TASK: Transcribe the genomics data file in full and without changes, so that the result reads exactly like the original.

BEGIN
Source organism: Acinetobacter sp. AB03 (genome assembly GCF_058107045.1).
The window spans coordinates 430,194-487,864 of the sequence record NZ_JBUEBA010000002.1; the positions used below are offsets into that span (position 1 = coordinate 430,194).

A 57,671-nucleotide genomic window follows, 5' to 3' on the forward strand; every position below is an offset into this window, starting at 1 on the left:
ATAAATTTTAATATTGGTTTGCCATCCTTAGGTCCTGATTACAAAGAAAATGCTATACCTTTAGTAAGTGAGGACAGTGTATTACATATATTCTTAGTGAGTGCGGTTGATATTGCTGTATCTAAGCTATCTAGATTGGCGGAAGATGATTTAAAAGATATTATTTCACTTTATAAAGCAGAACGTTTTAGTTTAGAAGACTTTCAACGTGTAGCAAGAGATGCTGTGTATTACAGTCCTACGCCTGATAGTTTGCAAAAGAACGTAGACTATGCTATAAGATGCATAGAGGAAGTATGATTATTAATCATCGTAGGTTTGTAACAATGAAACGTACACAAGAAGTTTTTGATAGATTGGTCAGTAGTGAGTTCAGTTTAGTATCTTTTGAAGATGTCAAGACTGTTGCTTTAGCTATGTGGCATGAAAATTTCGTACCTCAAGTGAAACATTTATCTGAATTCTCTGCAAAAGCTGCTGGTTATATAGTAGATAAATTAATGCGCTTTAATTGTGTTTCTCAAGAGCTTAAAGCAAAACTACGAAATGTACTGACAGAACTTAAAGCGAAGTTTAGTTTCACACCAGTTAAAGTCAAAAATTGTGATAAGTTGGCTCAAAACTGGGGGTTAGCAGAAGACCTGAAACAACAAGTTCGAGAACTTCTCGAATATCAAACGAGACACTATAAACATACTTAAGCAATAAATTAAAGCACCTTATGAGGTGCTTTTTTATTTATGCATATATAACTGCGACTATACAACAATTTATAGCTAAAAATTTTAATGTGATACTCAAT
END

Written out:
Source organism: Acinetobacter sp. AB03 (genome assembly GCF_058107045.1).
The window spans coordinates 430,194-487,864 of the sequence record NZ_JBUEBA010000002.1; the positions used below are offsets into that span (position 1 = coordinate 430,194).

A 57,671-nucleotide genomic window follows, 5' to 3' on the forward strand; every position below is an offset into this window, starting at 1 on the left:
ATAAATTTTAATATTGGTTTGCCATCCTTAGGTCCTGATTACAAAGAAAATGCTATACCTTTAGTAAGTGAGGACAGTGTATTACATATATTCTTAGTGAGTGCGGTTGATATTGCTGTATCTAAGCTATCTAGATTGGCGGAAGATGATTTAAAAGATATTATTTCACTTTATAAAGCAGAACGTTTTAGTTTAGAAGACTTTCAACGTGTAGCAAGAGATGCTGTGTATTACAGTCCTACGCCTGATAGTTTGCAAAAGAACGTAGACTATGCTATAAGATGCATAGAGGAAGTATGATTATTAATCATCGTAGGTTTGTAACAATGAAACGTACACAAGAAGTTTTTGATAGATTGGTCAGTAGTGAGTTCAGTTTAGTATCTTTTGAAGATGTCAAGACTGTTGCTTTAGCTATGTGGCATGAAAATTTCGTACCTCAAGTGAAACATTTATCTGAATTCTCTGCAAAAGCTGCTGGTTATATAGTAGATAAATTAATGCGCTTTAATTGTGTTTCTCAAGAGCTTAAAGCAAAACTACGAAATGTACTGACAGAACTTAAAGCGAAGTTTAGTTTCACACCAGTTAAAGTCAAAAATTGTGATAAGTTGGCTCAAAACTGGGGGTTAGCAGAAGACCTGAAACAACAAGTTCGAGAACTTCTCGAATATCAAACGAGACACTATAAACATACTTAAGCAATAAATTAAAGCACCTTATGAGGTGCTTTTTTATTTATGCATATATAACTGCGACTATACAACAATTTATAGCTAAAAATTTTAATGTGATACTCAAT